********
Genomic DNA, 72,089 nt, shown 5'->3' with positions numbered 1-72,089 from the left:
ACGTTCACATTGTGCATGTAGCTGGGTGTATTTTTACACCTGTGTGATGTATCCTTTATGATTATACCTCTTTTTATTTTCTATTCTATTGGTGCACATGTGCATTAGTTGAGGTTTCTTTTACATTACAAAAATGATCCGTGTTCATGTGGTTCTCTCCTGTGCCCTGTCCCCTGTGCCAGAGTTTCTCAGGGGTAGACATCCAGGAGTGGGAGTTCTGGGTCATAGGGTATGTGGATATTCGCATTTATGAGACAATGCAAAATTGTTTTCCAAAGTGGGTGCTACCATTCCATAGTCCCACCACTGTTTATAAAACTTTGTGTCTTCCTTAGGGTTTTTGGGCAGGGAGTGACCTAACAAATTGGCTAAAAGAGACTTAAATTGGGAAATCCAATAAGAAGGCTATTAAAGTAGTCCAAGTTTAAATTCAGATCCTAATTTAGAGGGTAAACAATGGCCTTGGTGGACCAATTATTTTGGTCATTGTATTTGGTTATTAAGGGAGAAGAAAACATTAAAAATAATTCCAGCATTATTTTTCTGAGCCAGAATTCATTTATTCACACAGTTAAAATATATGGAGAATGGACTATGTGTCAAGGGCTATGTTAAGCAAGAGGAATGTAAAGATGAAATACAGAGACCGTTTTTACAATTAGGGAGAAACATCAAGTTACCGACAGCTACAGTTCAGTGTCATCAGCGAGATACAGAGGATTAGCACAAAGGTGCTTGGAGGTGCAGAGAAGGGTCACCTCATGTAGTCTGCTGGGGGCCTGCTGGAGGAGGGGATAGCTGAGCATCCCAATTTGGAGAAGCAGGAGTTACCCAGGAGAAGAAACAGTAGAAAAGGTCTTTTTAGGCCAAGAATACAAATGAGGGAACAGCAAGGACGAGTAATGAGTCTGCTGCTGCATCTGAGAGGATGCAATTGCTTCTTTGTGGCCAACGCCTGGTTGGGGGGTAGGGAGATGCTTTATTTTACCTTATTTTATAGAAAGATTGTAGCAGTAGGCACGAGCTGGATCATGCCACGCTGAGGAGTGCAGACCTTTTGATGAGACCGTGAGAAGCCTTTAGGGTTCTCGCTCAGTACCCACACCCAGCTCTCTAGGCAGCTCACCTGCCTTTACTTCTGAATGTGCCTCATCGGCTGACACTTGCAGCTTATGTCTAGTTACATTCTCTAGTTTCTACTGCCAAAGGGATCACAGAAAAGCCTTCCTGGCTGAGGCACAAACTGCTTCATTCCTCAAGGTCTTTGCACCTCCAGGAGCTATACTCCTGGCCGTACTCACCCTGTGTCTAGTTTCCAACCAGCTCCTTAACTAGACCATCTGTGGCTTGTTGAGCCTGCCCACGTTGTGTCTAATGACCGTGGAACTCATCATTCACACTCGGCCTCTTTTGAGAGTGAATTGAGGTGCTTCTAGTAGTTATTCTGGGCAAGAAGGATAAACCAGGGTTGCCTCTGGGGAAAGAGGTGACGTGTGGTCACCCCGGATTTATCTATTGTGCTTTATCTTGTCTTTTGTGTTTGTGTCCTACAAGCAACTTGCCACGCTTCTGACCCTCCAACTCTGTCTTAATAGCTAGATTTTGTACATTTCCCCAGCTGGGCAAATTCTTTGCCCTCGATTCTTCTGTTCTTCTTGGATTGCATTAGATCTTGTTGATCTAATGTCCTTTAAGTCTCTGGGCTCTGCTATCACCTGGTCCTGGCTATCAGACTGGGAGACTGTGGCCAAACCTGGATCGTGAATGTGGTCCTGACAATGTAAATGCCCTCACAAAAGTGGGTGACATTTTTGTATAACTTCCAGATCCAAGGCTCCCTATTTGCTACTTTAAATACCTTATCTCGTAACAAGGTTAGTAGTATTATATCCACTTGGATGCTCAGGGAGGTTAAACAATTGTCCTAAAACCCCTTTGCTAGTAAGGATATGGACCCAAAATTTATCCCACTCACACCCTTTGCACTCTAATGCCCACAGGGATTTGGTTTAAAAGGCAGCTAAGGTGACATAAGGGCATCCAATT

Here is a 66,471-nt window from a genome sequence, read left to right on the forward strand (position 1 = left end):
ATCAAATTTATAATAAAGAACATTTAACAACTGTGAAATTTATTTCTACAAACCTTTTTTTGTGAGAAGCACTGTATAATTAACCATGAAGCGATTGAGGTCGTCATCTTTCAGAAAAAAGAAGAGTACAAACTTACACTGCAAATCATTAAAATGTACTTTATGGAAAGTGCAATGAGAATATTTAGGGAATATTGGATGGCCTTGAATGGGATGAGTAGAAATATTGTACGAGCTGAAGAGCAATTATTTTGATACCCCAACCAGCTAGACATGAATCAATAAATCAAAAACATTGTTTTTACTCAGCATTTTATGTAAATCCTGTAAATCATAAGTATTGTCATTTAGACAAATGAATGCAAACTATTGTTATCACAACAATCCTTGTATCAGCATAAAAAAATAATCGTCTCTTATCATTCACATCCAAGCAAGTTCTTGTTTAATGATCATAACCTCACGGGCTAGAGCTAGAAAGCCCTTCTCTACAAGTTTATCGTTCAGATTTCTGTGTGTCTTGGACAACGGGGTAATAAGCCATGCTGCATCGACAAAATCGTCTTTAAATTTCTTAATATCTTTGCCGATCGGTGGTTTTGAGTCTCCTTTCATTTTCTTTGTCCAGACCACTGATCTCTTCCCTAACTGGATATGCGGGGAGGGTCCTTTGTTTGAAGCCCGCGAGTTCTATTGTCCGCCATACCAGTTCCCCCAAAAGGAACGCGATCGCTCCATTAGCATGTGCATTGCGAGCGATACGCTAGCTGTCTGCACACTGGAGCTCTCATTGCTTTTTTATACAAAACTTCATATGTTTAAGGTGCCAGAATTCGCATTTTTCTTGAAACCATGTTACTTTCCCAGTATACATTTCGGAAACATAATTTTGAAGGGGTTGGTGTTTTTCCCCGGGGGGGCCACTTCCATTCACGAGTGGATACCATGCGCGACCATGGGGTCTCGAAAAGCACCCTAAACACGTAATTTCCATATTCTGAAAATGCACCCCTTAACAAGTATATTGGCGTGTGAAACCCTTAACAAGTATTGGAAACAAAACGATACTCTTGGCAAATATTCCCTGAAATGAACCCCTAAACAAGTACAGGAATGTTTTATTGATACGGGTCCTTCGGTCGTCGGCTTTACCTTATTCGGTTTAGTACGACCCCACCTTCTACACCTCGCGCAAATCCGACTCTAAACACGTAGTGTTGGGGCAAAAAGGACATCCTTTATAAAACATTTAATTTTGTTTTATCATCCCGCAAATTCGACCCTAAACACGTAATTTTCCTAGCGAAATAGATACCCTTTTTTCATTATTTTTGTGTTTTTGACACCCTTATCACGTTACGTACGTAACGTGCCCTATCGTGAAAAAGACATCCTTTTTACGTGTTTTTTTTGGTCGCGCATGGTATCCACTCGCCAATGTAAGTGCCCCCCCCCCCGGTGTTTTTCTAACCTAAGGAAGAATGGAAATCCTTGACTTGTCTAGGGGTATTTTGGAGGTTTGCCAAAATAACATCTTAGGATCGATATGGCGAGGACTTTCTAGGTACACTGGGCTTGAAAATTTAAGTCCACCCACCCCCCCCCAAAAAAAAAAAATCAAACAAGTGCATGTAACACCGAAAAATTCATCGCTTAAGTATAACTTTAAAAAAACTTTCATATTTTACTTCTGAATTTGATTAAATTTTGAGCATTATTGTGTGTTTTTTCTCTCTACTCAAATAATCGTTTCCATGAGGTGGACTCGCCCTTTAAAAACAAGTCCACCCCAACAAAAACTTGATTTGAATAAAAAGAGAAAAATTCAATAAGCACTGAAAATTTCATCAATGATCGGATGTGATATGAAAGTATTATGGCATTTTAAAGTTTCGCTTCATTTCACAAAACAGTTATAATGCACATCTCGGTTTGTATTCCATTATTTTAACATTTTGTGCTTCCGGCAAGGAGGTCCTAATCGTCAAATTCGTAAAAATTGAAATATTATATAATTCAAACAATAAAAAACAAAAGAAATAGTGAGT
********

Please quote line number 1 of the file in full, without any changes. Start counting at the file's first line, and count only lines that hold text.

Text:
Genomic DNA, 72,089 nt, shown 5'->3' with positions numbered 1-72,089 from the left: